I was brought up to never pay for parking, even if it meant a three mile walk and an argument with the angry man whose house you had parked outside.
I made a deal with my wife in the first few months of marriage that when we had children I would pay for the closest parking space available to make life a little easier. I still feel nauseous when I hear my pound coins clunking into the machine with only a piddly piece of paper to show for my money.
So I was spitting feathers when I heard that the Isle of Wight Council was hiking prices significantly. According to the Isle of Wight County Press:
From April, the cost of parking in a short stay car park for two to three hours will increase from £3.40 to £4.50 - a whopping £1.10 hike.
An hour's parking is going up by 50% in many car parks (from £1 to £1.50) whilst four hours' parking in long stay car parks is going up by a more modest 17% from £3.40 to £4 (although I certainly didn't get a 17% payrise this year).
This increase is coming a couple of years after several car parks ceased to be free including the big car park at Appley. Prior to that, visitors could be seen asking each other where the pay and display machines were and looking bemused and then punching the air and hugging when a local explained that it was free.
But is £4 for 4 hours actually exorbitant or is it the going rate? After much googling I came up with this table which shows the price of 4 hours parking at the council-run car park closest to the sea during the summer at the 10 of the busiest seaside resorts in England (according to GB Tourism).
So what can we conclude? Well, firstly it's apparent that I'm a bit of a nerd for wasting my time on this.
Also this is clearly only a snapshot. We could have looked at different time limits and some places (like Brighton) have a complex system of zones which makes it cheaper in other car parks further from the sea. Others offer different rates at different times of year.
For what it's worth, the Isle of Wight is still one of the cheapest (*shhh, don't tell the Council*).
I suspect local authorities do the same study and justify a price rise by saying everyone else is doing it. I appreciate that councils have been desperate for cash ever since the economy was ruined by a load of bankers (only one letter out, right? Arf arf). And I'm not one of these people who expects councils to provide social care, playgrounds, toilets and everything else on a budget of £13 a year.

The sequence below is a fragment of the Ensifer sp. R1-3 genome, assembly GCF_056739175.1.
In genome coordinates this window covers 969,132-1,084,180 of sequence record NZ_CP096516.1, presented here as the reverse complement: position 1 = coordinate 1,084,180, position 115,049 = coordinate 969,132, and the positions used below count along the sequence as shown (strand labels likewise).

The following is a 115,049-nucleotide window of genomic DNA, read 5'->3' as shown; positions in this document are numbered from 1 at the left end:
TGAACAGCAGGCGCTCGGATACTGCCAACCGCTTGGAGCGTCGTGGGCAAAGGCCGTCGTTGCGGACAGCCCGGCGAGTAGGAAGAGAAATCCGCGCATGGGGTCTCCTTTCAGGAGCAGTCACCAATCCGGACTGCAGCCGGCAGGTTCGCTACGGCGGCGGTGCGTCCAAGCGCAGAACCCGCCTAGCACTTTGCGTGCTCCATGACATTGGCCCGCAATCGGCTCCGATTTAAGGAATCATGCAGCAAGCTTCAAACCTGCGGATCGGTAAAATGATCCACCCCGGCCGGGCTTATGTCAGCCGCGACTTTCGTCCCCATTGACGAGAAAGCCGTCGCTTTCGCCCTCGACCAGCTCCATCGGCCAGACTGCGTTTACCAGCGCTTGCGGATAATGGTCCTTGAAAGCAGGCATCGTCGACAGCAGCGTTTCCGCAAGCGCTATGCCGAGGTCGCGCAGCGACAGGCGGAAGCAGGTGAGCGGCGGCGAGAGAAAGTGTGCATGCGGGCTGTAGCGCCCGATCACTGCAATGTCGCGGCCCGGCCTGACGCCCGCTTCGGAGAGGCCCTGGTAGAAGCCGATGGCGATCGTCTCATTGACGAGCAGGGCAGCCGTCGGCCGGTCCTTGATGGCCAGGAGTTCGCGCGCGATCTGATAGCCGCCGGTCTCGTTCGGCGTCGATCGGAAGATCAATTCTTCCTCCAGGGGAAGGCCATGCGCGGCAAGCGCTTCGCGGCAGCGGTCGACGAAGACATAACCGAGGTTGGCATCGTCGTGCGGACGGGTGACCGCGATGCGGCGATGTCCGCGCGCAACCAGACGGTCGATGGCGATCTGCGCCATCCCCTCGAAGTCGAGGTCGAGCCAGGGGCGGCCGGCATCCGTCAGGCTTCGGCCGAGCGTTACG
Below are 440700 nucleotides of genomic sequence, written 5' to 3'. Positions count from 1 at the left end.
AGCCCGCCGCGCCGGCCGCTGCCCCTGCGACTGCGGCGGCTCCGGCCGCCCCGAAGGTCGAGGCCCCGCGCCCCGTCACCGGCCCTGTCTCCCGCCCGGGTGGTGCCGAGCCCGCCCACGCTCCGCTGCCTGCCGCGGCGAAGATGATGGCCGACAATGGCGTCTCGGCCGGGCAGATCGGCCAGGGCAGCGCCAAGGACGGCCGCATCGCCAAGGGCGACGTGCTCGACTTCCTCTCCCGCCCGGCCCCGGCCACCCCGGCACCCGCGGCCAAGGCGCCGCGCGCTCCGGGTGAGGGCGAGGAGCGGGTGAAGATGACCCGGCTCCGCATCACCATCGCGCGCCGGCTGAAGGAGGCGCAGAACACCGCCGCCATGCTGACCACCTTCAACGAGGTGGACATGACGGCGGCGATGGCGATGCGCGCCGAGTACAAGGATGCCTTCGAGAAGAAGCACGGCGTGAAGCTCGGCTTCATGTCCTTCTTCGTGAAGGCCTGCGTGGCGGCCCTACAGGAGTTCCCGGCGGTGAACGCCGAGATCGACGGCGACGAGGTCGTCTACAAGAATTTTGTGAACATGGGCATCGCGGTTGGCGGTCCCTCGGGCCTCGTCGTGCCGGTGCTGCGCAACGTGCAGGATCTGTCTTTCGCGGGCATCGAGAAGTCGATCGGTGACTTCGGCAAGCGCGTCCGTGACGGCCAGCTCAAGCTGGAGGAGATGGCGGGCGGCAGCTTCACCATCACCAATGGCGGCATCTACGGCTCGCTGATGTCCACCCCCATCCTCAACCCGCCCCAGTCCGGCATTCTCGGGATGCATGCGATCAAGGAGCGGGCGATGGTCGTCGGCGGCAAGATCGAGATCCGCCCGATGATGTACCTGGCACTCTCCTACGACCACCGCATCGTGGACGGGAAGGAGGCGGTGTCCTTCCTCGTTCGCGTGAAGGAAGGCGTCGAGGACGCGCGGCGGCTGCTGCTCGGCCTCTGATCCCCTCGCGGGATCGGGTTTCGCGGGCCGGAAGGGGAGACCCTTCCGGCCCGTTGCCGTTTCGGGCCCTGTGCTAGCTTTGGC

According to On The Wight, Isle of Wight car parks raised £4.2m in 2016/2017 with a total budget of about £150m so it's clearly a big chunk of their income.
I'm certainly no expert on this but I wonder if there's an opportunity to influence behaviour through variable parking prices (crumbs, that was a very dull sentence, isn't this supposed to be a lighthearted blog?).
Bumping up seafront parking charges has always felt like a false economy since the less it costs, the longer you stay - and the aim should be to get seaside visitors to hang around all day.
I spend several seconds staring at the parking price board clutching my pennies and trying to work out the minimum spend I can get away with. Sometimes there are 3 or 4 of us staring upwards in the same direction as if we are waiting for a solar eclipse.
If you aren't rushing back to the car park in Shanklin you are throwing more into the 2p machines, eating more ice creams and hiring more pedalos. You can lose track of time and decide you might as well stay for lunch in a seafront cafe. The traders survive and the council sees the benefit in other taxation.
I'm not saying it should be free, but why not offer a reasonably priced fixed rate which applies whether you stay for an hour or all day? If you're visiting a resort for the first time you might not actually know what there is to do and how long you'll need to stay. And I can't imagine there are many people popping to Shanklin seafront to run a 20 minute errand.
For town centre shopping, I've always thought that councils would see the benefit of offering an hour or two for free, with charges for anyone staying for longer. It's a well worn argument but why would you pay £2 or £3 to visit four shops in the high street when you can park for free at Asda and get everything from there? Or just buy it from Amazon and get it delivered?
Anyway, my plan is to start working on a map of free and cheap car parks on the Isle of Wight. It'll be multicoloured with little flags and a complicated key and a five star rating system.
Or perhaps I need a hobby.
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